The pickups are adjusted to just short of warble level. These are fairly low output pickups.

The quality of the Allparts neck (made in Japan) and body is fine. If you can find an Allparts dealer who discounts heavily, this is a fairly inexpensive instrument. Fretless means no fretwork is necessary. The nut is the only element that requires any real skill.
Absolutely awesome! I love everything about that.
 

Khromo

Silver Supporting Member
Messages
1,462
Absolutely awesome! I love everything about that.

Thanks, fretless! I am going to learn to post sound clips. This one is singing. I have been playing it at home, with a couple of Genzler BA 110's and a Magellan 350 head, so I can hear some of the woody detail. The nickel plated roundwounds sound excellent with just a little EQ.

I could live with about half a pound less, maybe a hair over 8 pounds or 3.8 kilos. That has seemed to be a sweet spot, for me, over the years.

The control plate bugs me, as it weighs about four ounces, it might be made of brass, might be steel, but that is a nice chimichanga of a quarter pound. Someday I will have to fabricate a replacement out of something a lot lighter. Saving two ounces would matter to me!
 

fretless

Silver Supporting Member
Messages
5,996
Thanks, fretless! I am going to learn to post sound clips. This one is singing. I have been playing it at home, with a couple of Genzler BA 110's and a Magellan 350 head, so I can hear some of the woody detail. The nickel plated roundwounds sound excellent with just a little EQ.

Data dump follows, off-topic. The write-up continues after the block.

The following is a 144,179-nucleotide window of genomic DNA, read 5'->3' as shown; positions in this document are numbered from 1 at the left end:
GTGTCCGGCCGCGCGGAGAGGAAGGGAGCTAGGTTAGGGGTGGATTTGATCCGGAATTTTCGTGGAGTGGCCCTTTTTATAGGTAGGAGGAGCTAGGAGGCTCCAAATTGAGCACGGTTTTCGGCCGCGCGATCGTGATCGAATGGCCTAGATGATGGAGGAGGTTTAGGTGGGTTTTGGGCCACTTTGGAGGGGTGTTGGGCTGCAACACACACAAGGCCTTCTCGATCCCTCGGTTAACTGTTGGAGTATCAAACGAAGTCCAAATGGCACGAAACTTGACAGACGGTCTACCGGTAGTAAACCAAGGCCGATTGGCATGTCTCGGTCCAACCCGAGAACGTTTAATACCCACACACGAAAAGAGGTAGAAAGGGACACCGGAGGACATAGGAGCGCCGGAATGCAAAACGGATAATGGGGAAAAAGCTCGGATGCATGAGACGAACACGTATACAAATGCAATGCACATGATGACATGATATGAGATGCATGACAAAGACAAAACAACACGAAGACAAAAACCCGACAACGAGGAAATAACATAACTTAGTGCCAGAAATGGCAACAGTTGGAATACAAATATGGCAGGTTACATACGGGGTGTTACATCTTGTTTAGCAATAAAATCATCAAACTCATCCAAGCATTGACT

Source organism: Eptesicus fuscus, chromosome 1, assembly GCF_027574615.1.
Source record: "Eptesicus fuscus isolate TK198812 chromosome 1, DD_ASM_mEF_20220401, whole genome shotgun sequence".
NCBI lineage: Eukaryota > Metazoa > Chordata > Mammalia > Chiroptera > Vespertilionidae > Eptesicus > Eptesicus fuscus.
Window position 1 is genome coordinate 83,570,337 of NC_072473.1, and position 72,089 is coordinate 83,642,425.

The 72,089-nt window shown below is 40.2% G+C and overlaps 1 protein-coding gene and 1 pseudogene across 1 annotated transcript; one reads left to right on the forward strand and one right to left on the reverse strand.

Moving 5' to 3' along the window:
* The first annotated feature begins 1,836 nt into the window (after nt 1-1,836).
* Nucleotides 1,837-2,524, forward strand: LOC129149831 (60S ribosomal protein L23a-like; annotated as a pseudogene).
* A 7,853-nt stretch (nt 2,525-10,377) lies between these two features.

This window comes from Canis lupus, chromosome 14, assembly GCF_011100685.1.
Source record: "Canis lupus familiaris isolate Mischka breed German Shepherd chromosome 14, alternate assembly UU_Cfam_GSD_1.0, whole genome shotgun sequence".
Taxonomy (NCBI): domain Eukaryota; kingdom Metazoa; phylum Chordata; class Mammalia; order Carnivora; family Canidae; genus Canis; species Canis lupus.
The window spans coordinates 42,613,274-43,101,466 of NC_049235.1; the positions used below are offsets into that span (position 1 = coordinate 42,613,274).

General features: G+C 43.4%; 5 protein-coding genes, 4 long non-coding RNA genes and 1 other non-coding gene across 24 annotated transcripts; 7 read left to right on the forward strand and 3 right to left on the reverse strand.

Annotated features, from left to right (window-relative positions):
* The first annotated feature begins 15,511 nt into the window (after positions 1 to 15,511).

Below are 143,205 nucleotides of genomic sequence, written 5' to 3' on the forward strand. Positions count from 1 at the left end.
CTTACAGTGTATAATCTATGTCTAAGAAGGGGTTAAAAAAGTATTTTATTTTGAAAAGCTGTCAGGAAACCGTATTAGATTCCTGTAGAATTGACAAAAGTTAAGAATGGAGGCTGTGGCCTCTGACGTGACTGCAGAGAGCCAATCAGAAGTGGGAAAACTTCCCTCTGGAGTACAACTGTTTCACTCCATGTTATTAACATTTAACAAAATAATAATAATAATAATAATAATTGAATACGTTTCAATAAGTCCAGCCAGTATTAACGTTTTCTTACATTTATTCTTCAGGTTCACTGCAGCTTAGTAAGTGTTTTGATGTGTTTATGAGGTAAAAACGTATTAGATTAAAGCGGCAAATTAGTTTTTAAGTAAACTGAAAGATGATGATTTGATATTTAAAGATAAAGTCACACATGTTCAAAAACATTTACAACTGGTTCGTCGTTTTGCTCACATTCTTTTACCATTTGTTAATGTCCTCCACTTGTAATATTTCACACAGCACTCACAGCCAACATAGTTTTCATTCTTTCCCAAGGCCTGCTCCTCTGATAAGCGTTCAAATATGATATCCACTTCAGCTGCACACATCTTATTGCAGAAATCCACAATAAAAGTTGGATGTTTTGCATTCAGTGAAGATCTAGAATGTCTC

I could live with about half a pound less, maybe a hair over 8 pounds or 3.8 kilos. That has seemed to be a sweet spot, for me, over the years.

The control plate bugs me, as it weighs about four ounces, it might be made of brass, might be steel, but that is a nice chimichanga of a quarter pound. Someday I will have to fabricate a replacement out of something a lot lighter. Saving two ounces would matter to me!
Maybe someone makes a control plate in aluminum? That would certainly be lighter.

On another note I’m digging those Bergantino cabs with the Mesa head. It’s funny in that I’ve played bass since 1984 and have lots of amps but didn’t get a Mesa head until a few months ago. One of those “where have you been all my life?”moments.
 

Khromo

Silver Supporting Member
Messages
1,462
Maybe someone makes a control plate in aluminum? That would certainly be lighter.